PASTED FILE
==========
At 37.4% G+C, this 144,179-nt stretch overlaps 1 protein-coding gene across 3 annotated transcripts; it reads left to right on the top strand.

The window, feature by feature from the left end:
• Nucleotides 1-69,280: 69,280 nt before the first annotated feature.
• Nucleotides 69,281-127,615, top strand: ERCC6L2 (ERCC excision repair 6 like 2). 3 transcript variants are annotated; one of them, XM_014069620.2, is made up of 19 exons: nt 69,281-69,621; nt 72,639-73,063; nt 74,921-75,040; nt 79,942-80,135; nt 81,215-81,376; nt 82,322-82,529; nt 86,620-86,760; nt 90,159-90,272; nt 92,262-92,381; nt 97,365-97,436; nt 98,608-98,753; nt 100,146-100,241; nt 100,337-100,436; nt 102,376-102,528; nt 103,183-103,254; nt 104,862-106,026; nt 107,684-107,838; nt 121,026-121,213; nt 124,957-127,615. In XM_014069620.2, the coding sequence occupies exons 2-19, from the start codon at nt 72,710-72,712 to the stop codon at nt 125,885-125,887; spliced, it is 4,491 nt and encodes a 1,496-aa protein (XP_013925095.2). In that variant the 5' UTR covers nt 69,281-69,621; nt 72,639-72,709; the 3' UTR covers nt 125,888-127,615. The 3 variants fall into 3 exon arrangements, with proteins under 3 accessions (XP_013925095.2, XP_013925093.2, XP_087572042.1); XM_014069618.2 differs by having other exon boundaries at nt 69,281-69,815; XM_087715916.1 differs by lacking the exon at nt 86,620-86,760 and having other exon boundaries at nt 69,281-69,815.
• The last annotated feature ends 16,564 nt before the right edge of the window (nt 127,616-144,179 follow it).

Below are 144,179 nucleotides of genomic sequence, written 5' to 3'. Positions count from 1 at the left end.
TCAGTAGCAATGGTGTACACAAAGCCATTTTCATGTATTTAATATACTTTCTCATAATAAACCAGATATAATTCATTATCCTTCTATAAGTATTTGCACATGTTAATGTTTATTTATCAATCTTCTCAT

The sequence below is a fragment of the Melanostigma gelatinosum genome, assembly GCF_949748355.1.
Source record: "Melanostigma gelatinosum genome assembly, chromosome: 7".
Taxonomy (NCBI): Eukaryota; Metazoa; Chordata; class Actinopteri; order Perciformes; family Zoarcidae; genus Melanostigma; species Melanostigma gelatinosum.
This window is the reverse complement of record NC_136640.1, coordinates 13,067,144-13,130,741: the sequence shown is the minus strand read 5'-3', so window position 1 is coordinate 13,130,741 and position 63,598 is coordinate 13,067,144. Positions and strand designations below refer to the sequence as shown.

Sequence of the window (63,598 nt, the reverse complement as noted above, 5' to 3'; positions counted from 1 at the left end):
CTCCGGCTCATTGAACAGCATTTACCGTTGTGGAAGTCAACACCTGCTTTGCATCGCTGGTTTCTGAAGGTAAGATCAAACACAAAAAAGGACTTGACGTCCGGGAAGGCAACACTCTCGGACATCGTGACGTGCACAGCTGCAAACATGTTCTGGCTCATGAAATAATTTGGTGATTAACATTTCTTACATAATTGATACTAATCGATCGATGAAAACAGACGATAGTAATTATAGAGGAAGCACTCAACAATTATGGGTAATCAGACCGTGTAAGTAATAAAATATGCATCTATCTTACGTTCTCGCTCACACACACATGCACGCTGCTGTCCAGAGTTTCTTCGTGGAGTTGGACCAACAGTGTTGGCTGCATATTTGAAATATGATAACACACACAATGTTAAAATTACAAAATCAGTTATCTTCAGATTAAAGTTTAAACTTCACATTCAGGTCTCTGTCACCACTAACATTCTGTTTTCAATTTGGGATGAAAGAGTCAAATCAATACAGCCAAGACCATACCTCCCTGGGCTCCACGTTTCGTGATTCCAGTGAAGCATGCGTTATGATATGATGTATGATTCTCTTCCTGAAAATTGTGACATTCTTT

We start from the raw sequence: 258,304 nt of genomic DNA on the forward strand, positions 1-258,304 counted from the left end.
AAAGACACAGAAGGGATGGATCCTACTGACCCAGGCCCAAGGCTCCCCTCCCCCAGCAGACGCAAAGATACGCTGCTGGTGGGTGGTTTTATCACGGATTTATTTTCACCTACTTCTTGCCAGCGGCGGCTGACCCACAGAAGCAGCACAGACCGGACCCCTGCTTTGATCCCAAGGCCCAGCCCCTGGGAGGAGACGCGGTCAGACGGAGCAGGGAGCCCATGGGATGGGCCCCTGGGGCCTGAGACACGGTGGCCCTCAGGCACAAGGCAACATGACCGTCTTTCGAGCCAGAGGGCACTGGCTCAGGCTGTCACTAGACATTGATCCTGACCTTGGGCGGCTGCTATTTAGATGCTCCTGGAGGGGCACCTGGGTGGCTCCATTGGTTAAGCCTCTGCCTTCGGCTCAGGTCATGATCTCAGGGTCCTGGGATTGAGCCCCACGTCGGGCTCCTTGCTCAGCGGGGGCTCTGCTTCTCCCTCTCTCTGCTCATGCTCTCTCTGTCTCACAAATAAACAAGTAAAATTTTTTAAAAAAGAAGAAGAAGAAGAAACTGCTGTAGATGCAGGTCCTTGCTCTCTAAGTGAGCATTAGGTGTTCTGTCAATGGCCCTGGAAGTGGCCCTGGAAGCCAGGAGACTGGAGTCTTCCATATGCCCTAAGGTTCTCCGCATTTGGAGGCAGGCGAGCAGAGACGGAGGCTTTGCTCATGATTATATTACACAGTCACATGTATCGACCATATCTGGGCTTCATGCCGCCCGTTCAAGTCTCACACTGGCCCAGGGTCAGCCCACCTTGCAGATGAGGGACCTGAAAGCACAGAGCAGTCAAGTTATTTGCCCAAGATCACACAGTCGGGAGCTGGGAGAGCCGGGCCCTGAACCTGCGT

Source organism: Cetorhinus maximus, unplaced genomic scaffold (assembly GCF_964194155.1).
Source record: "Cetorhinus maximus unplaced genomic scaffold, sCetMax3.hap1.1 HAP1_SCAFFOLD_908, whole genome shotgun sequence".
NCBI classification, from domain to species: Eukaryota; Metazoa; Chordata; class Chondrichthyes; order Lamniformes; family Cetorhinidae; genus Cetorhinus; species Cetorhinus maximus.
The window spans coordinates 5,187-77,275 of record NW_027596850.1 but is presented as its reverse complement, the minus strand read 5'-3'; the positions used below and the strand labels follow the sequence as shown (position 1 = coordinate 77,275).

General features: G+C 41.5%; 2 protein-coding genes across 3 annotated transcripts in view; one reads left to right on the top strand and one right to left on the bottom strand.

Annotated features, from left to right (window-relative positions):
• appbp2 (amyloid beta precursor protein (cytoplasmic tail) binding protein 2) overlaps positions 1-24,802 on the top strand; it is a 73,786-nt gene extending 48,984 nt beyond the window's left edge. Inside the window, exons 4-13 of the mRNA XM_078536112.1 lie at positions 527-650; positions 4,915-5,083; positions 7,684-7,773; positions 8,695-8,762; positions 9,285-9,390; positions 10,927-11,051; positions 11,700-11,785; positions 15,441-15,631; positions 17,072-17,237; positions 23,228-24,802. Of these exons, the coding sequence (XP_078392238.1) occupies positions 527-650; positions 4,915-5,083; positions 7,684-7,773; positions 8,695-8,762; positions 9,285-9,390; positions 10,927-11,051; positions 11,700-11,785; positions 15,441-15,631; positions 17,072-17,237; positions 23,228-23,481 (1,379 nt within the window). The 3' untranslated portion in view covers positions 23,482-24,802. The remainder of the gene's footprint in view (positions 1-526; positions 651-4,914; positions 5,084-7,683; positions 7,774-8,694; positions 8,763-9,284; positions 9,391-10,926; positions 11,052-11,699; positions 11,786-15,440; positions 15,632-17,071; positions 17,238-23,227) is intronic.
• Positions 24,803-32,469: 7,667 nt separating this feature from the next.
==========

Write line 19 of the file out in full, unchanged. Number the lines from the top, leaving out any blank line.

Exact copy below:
The window spans coordinates 5,187-77,275 of record NW_027596850.1 but is presented as its reverse complement, the minus strand read 5'-3'; the positions used below and the strand labels follow the sequence as shown (position 1 = coordinate 77,275).